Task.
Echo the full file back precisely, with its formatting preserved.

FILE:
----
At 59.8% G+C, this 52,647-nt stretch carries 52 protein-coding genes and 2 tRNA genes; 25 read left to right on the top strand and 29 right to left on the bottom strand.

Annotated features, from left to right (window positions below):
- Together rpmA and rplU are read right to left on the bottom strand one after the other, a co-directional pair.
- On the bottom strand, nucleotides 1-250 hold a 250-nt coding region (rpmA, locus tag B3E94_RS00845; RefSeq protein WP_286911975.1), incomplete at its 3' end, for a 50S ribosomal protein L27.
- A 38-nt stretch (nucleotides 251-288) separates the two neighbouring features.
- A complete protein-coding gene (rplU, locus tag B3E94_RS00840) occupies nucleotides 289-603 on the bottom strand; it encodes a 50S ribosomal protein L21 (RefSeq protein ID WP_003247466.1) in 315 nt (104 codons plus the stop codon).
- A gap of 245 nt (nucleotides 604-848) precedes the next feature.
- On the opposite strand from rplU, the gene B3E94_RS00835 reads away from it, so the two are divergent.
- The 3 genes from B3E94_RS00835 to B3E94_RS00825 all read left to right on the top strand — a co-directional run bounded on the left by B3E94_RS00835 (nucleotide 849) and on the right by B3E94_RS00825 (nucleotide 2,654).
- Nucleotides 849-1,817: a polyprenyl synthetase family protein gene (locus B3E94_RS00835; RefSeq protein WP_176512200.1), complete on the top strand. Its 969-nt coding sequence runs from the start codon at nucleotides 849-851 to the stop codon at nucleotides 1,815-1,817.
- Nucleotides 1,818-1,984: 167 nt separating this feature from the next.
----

At 59.8% G+C, this 52,647-nt stretch carries 52 protein-coding genes and 2 tRNA genes; 25 read left to right on the top strand and 29 right to left on the bottom strand.

Annotated features, from left to right (window positions below):
- Together rpmA and rplU are read right to left on the bottom strand one after the other, a co-directional pair.
- On the bottom strand, nucleotides 1-250 hold a 250-nt coding region (rpmA, locus tag B3E94_RS00845; RefSeq protein WP_286911975.1), incomplete at its 3' end, for a 50S ribosomal protein L27.
- A 38-nt stretch (nucleotides 251-288) separates the two neighbouring features.
- A complete protein-coding gene (rplU, locus tag B3E94_RS00840) occupies nucleotides 289-603 on the bottom strand; it encodes a 50S ribosomal protein L21 (RefSeq protein ID WP_003247466.1) in 315 nt (104 codons plus the stop codon).
- A gap of 245 nt (nucleotides 604-848) precedes the next feature.
- On the opposite strand from rplU, the gene B3E94_RS00835 reads away from it, so the two are divergent.
- The 3 genes from B3E94_RS00835 to B3E94_RS00825 all read left to right on the top strand — a co-directional run bounded on the left by B3E94_RS00835 (nucleotide 849) and on the right by B3E94_RS00825 (nucleotide 2,654).
- Nucleotides 849-1,817: a polyprenyl synthetase family protein gene (locus B3E94_RS00835; RefSeq protein WP_176512200.1), complete on the top strand. Its 969-nt coding sequence runs from the start codon at nucleotides 849-851 to the stop codon at nucleotides 1,815-1,817.
- Nucleotides 1,818-1,984: 167 nt separating this feature from the next.